Two years after that, the following ran in:

The Bolivar Bulletin (Bolivar, TN) dated Thursday, 11 April 1878.

County Court
Synopsis of Proceedings April Term 1878

Hiram Vinson renewed his bond as guardian of his children.


Finally, two years later the following ran:

The Bolivar Bulletin (Bolivar, TN) dated Thursday, 15 April 1880.

Venire July Circuit Court

Hiram Vincent renewed bond as guardian J H and T A Vincent.

Once again, the articles highlight that the surname Vinson and Vincent are used interchangeably. As a note, I use Vincent when speaking of the family line and use Vincent when talking about an individual. I use Vinson when a particular document uses the name. In 1880, the two boys would have been 19 and 17 respectively.

Follow-up:

Determine why Hiram needed to be granted guardianship of his children in 1874. (Get copies of the court documents.)


Endnotes

All “In the New” entries used in this posting came from Newspapers.Com, their Tennessee Newspapers collection.

William Hiram Vincent & the Early Censuses

Howell-Vincent Line
Census Sunday
By Don Taylor

Photo of Don Taylor with cat Nasi.My wife’s third great-grandfather, Burkett Vincent, may have had 12 children, or he may have had eight.  He apparently had two wives, Elizabeth Rose and an unknown first wife. To attempt to understand the Vincent family of Halifax, North Carolina, I thought I’d look closer at the children of Burkett (and Elizabeth).

Known Children of Burkett & Elizabeth Vincent

    • William Hiram Vincent
    • John Vincent
    • James Vincent
    • Elisha Vincent
    • Susan Vincent
    • Nancy Vincent
    • Burkett Vincent

There were also two boys and two girls who were born between 1810 and 1820.  It is unclear if these are William, John, Elisha, and a heretofore unknown girl.  There was also another girl born between 1804 and 1820 that is presumed to be Burkett’s oldest daughter.

I’ll take a look at each of the children, in turn, starting with:

William Hiram Vincent (1814-1893)

1890 Census (Not Available) 

Hardeman County Courthouse in Bolivar
Hardeman County Courthouse – Photo By RealElectrical, CC BY-SA 3.0

1880 Census[i] – Hiram Vinson was a farmer living with three of his children in District 9, Hardeman County, Tennessee. With him are his daughter, Francis, and two sons, Joe and Tom.

1870 Census[ii] – Hiram Vincent was a farmer living with seven implied children.  The oldest one and the youngest two were his children according to the 1880 Census, so I’m confident ascribing the other four children as his. This adds, James J., William, McAllister, and Martha to his list of children. It also provides a first name for his daughter Mary Frances, and middle initials for Joseph and Thomas. All the children were born in Tennessee, so I’d expect to find the family in Tennessee during the 1860 Census.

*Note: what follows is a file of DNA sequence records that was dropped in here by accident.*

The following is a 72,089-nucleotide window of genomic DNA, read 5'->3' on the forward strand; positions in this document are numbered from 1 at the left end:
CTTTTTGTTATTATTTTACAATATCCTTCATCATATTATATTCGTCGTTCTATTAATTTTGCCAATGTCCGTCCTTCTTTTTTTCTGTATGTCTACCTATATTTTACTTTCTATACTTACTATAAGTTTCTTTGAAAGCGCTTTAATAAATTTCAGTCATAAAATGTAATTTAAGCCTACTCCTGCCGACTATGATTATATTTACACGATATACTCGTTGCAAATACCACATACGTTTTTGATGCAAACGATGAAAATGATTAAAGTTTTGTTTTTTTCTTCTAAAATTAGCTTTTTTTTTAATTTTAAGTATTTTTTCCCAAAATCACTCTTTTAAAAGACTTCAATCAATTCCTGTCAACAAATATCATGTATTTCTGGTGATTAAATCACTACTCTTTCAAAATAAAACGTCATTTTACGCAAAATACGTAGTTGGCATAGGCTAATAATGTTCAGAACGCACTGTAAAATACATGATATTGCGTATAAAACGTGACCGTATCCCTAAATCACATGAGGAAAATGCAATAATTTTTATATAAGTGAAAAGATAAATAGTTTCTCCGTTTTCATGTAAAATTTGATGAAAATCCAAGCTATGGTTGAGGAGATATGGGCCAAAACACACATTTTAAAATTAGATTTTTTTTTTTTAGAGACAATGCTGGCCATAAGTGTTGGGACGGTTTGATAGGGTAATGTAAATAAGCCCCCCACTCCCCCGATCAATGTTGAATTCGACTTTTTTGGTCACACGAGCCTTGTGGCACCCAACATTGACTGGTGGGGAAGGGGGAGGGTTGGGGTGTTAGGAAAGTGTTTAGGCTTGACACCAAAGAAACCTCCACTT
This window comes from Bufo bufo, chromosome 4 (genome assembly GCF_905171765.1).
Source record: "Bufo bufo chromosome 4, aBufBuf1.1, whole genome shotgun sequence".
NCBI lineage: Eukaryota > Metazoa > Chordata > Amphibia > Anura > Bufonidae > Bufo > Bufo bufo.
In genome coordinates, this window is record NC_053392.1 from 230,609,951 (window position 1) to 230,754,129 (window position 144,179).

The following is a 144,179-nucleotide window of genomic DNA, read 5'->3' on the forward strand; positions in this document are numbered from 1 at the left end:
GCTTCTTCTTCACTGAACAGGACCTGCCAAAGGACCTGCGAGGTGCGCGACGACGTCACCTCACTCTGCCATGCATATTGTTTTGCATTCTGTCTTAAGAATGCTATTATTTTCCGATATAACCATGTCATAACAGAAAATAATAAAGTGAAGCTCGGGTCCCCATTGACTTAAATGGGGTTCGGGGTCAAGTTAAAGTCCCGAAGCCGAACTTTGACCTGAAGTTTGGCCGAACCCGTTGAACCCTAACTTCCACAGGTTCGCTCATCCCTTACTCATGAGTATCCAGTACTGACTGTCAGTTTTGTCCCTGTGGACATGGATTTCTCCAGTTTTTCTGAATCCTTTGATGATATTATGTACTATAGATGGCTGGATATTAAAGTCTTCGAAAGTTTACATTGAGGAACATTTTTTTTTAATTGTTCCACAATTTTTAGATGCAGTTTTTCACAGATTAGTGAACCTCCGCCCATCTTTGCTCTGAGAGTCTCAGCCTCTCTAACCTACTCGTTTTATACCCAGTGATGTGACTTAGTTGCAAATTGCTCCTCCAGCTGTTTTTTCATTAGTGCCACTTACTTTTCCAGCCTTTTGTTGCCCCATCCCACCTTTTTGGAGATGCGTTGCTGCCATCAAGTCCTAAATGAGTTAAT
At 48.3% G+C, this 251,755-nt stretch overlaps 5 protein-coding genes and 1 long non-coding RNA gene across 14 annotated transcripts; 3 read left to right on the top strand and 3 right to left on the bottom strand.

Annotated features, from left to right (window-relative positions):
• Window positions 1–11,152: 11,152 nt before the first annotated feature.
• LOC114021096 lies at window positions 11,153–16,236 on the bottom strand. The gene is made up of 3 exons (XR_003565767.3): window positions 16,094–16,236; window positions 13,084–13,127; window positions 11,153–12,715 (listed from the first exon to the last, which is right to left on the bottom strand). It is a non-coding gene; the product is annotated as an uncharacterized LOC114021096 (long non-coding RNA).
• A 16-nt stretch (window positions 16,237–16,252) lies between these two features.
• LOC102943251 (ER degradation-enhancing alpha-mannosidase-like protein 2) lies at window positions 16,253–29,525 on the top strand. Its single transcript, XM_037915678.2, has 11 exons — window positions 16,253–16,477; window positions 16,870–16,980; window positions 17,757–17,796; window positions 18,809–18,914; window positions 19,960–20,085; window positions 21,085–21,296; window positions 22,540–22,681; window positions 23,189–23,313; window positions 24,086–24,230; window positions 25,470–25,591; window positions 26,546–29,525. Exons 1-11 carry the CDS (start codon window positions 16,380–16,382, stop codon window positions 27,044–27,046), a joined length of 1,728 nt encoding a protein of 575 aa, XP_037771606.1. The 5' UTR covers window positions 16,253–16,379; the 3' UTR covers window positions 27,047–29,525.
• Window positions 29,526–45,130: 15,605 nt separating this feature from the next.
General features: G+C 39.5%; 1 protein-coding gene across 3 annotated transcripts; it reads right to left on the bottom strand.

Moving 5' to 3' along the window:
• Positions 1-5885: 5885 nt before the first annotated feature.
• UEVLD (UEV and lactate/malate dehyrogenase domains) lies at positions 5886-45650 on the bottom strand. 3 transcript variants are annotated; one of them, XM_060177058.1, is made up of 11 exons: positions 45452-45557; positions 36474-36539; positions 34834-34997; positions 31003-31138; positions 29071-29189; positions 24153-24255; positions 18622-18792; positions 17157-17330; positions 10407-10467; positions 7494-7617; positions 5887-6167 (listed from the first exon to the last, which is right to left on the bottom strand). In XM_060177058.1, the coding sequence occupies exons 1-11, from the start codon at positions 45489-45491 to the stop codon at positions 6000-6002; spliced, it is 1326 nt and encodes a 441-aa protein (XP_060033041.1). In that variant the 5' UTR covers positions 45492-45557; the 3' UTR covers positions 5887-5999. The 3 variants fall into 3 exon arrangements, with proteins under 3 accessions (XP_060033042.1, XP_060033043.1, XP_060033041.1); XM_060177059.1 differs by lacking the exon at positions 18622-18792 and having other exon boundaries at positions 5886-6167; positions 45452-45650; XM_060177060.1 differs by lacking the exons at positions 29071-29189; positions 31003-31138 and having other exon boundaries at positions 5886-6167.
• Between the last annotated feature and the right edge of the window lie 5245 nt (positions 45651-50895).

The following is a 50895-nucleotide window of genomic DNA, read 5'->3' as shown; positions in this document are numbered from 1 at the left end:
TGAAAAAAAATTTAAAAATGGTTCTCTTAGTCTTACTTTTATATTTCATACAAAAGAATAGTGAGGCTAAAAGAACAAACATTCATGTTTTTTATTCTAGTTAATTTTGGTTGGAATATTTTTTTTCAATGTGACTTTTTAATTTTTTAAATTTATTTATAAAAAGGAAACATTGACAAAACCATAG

1860 Census[iii] – Hiram Vintson [sic] and his wife Catherine are living in Hardeman, Tennessee, with their children, Mary, James, William, Elisha, and Martha. Elisha wasn’t enumerated in the 1870 Census, so he is assumed to have died between 1860 and 1870. Mary and James attended school. All were enumerated as having been born in North Carolina, although later censuses all suggest they were born in Tennessee. 

1850 Census[iv] – Hirum Vincin [sic] and his wife Catherine are living in Hardeman, Tennessee with their daughter, Mary. Hirum and Catherine had been married within the past year. Hirum is listed as “Overseer” for an occupation. Of Interest, Hirum is listed as 32 years old, suggesting birth between 1827 and 1828, where other census records suggest he was born between 1825 and 1826. 

1840 Census – In my initial review of Burkett Vinson, I ascribed the male, 20 to 29 years old, as presumed to be John Vinson. Upon further research, I have learned that John had two brothers also born between 1810 to 1820, Hiram and James. The male, 20 to 29 years old in the household of Burkett Vinson could easily have been any of the three. A look through the other Vinson’s in Halifax County yielded four results. Only Burkett and Robert had households that included a 20 to 29-year-old male. Further, Paul Vincent of Hardeman County, Tennessee was the only household with a 20 to 29-year-old. So, Hiram could have been the young man in the household. Alternately, Hiram could be elsewhere, or he could have been missed completely.